VILLE PLATTE — U.S. Sen. Bill Cassidy, R-Louisiana, was greeted by two dozen cheerleaders and a drum section Monday morning at the doors to Ville Platte High School. The party was just starting.
Inside, more than 200 members of the junior and senior classes met the senator’s entry to the auditorium with an enthusiastic roar. There, the senator told students that Ville Platte High would be among those to share in the benefits of a $29.9 million grant from the National Telecommunications and Information Administration that would connect most Evangeline Parish residents to broadband internet.
That was good news to Leslie Foreman, a graduating senior and Student of the Year at Ville Platte. He said reliable internet was “huge” news for those living in the town of about 7,000 residents and in the rural hinterlands beyond the city limits.
During the onset of the pandemic, he said, when schools were closed and instruction was delivered remotely, unreliable internet imperiled learning opportunities for many students.
“A lot of people were competing for internet in my house,” said Foreman, who plans to attend LSU-Eunice and play baseball. “I was always afraid of missing something online.”
Foreman had reason for worry. Local leaders including Mayor Jennifer Vidrine said internet service in her town is among the slowest in America. The goal, she said, was to go “from worst to first” through the benefits of the NTIA grant.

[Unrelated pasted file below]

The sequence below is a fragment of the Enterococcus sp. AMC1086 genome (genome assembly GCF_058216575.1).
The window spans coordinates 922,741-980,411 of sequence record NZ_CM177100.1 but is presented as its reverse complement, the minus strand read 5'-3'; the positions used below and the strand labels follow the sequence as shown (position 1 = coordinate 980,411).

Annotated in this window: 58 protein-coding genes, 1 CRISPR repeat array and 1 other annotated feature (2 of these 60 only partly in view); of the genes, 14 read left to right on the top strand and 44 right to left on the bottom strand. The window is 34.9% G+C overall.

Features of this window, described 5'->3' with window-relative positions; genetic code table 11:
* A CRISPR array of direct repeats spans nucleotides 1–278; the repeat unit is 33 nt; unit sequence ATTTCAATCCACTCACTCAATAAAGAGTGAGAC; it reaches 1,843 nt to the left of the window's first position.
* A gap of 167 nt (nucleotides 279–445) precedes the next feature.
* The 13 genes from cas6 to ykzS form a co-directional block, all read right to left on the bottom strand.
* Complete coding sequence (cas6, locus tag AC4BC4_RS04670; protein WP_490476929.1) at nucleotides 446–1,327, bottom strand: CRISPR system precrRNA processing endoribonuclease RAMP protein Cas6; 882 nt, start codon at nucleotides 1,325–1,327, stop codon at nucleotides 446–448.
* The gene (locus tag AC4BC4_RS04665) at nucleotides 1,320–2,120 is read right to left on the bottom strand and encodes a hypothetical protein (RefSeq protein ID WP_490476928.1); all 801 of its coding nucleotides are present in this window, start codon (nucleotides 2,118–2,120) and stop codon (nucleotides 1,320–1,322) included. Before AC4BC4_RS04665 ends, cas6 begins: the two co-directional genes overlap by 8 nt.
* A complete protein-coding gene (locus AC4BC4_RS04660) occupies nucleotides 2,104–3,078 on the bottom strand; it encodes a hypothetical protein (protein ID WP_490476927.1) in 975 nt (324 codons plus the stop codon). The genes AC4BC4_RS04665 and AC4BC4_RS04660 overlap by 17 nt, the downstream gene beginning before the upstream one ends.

“This is one of the greatest days in Evangeline Parish history,” Cassidy told his audience. “From this point forward the potential for each one of you will be better able to be realized.”
Cassidy said his involvement in the effort began a year ago and grew. Better internet service will help not only students but also businesses seeking to compete for and serve customers.
Cassidy’s office said the grant will expand broadband service to 22,590 households, 3,723 businesses, 19 schools and four hospitals in Evangeline, Acadia and St. Landry Parishes. It will provide speeds up to 1 gigabyte per second, with an option of 100 megabytes for $60 month or less.
Darwan Lazard, Evangeline school superintendent, said on-campus internet is “great” in Evangeline — it’s the school-to-home internet that lags. He said a “substantial number of students” were unable to access the internet during COVID-19 school shutdowns and said that adding fiber would be “vitally important.”
Vidrine touted Cassidy’s dedication to improving life in rural Louisiana. She said she has visited with him often and not only found him receptive to new ideas, but also eager to research new ways of his own to help rural communities.
Cassidy said when he started promoting federal funding for better internet services, “I was thinking of places like this.”
He said improvements like this have followed bipartisan efforts, adding political leaders must “build on common ground to find solutions.”
Both Vidrine and Lazard said Cassidy was the first U.S. senator to visit Ville Platte High.